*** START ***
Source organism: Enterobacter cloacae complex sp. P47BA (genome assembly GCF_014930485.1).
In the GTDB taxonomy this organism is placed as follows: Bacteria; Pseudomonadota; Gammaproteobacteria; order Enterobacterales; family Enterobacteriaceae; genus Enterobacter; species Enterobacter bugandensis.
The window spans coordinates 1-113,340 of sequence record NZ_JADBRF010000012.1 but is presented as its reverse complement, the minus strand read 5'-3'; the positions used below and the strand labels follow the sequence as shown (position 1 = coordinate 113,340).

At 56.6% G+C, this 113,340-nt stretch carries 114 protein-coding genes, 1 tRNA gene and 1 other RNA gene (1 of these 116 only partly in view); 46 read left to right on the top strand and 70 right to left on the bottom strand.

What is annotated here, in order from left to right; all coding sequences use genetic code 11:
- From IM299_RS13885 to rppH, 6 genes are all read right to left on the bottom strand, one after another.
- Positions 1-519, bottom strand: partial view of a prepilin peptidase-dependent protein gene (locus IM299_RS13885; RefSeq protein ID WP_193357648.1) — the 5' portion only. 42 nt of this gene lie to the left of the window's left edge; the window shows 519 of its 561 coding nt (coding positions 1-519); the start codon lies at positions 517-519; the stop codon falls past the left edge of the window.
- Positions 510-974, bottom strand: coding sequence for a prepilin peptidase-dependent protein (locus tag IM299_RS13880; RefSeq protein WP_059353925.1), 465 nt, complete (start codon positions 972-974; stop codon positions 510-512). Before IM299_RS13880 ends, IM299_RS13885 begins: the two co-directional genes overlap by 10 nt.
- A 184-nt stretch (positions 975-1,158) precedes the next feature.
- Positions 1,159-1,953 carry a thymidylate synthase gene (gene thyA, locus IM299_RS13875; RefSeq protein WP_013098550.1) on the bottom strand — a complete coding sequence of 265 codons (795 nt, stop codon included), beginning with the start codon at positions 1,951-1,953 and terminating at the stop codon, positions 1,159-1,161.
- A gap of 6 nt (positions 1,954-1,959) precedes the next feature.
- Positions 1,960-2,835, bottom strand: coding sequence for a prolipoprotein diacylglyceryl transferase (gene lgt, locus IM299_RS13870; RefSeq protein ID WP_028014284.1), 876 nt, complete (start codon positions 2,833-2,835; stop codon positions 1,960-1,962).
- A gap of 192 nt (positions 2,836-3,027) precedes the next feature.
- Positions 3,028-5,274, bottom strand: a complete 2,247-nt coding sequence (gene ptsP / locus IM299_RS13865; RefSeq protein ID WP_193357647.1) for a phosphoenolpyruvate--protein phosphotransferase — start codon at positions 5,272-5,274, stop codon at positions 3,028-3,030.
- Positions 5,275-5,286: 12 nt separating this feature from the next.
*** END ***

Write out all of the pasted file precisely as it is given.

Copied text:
Source organism: Enterobacter cloacae complex sp. P47BA (genome assembly GCF_014930485.1).
In the GTDB taxonomy this organism is placed as follows: Bacteria; Pseudomonadota; Gammaproteobacteria; order Enterobacterales; family Enterobacteriaceae; genus Enterobacter; species Enterobacter bugandensis.
The window spans coordinates 1-113,340 of sequence record NZ_JADBRF010000012.1 but is presented as its reverse complement, the minus strand read 5'-3'; the positions used below and the strand labels follow the sequence as shown (position 1 = coordinate 113,340).

At 56.6% G+C, this 113,340-nt stretch carries 114 protein-coding genes, 1 tRNA gene and 1 other RNA gene (1 of these 116 only partly in view); 46 read left to right on the top strand and 70 right to left on the bottom strand.

What is annotated here, in order from left to right; all coding sequences use genetic code 11:
- From IM299_RS13885 to rppH, 6 genes are all read right to left on the bottom strand, one after another.
- Positions 1-519, bottom strand: partial view of a prepilin peptidase-dependent protein gene (locus IM299_RS13885; RefSeq protein ID WP_193357648.1) — the 5' portion only. 42 nt of this gene lie to the left of the window's left edge; the window shows 519 of its 561 coding nt (coding positions 1-519); the start codon lies at positions 517-519; the stop codon falls past the left edge of the window.
- Positions 510-974, bottom strand: coding sequence for a prepilin peptidase-dependent protein (locus tag IM299_RS13880; RefSeq protein WP_059353925.1), 465 nt, complete (start codon positions 972-974; stop codon positions 510-512). Before IM299_RS13880 ends, IM299_RS13885 begins: the two co-directional genes overlap by 10 nt.
- A 184-nt stretch (positions 975-1,158) precedes the next feature.
- Positions 1,159-1,953 carry a thymidylate synthase gene (gene thyA, locus IM299_RS13875; RefSeq protein WP_013098550.1) on the bottom strand — a complete coding sequence of 265 codons (795 nt, stop codon included), beginning with the start codon at positions 1,951-1,953 and terminating at the stop codon, positions 1,159-1,161.
- A gap of 6 nt (positions 1,954-1,959) precedes the next feature.
- Positions 1,960-2,835, bottom strand: coding sequence for a prolipoprotein diacylglyceryl transferase (gene lgt, locus IM299_RS13870; RefSeq protein ID WP_028014284.1), 876 nt, complete (start codon positions 2,833-2,835; stop codon positions 1,960-1,962).
- A gap of 192 nt (positions 2,836-3,027) precedes the next feature.
- Positions 3,028-5,274, bottom strand: a complete 2,247-nt coding sequence (gene ptsP / locus IM299_RS13865; RefSeq protein ID WP_193357647.1) for a phosphoenolpyruvate--protein phosphotransferase — start codon at positions 5,272-5,274, stop codon at positions 3,028-3,030.
- Positions 5,275-5,286: 12 nt separating this feature from the next.